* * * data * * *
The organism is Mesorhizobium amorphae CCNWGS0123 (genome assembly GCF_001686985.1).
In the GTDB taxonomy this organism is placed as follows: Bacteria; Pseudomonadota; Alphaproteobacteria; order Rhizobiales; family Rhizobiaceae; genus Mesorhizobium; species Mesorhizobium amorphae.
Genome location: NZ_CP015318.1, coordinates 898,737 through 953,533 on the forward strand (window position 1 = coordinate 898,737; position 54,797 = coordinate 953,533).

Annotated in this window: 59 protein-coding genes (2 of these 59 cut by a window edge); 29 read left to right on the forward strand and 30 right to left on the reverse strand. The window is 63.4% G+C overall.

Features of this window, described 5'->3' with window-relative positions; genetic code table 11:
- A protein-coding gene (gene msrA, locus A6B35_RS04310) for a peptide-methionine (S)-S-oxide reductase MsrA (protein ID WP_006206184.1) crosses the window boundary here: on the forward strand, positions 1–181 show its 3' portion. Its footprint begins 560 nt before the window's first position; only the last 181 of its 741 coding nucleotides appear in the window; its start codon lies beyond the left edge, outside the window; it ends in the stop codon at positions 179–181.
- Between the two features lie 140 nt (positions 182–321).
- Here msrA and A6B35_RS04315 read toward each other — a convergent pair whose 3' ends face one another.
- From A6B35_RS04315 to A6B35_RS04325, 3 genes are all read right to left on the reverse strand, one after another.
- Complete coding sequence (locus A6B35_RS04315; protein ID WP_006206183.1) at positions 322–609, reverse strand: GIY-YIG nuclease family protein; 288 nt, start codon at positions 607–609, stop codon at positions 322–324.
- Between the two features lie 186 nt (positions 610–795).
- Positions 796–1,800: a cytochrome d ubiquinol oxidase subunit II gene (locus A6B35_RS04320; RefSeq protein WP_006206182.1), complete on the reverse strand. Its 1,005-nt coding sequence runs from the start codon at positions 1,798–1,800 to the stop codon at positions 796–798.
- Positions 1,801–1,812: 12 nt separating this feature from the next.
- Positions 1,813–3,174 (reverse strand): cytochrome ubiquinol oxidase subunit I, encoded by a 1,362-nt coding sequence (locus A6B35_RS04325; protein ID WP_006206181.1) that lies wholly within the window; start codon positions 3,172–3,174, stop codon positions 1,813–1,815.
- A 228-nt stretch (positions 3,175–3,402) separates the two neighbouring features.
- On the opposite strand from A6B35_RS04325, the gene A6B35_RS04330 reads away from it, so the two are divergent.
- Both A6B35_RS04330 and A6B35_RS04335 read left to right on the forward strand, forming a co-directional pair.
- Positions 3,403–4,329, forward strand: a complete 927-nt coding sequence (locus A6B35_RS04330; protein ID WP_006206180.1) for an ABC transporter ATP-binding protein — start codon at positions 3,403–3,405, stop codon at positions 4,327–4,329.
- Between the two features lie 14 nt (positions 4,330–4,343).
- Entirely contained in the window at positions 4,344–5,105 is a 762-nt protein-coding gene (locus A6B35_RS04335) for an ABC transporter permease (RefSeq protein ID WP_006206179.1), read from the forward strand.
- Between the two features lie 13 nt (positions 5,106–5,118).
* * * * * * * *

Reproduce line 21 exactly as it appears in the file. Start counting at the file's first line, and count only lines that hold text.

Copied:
- Between the two features lie 13 nt (positions 5,106–5,118).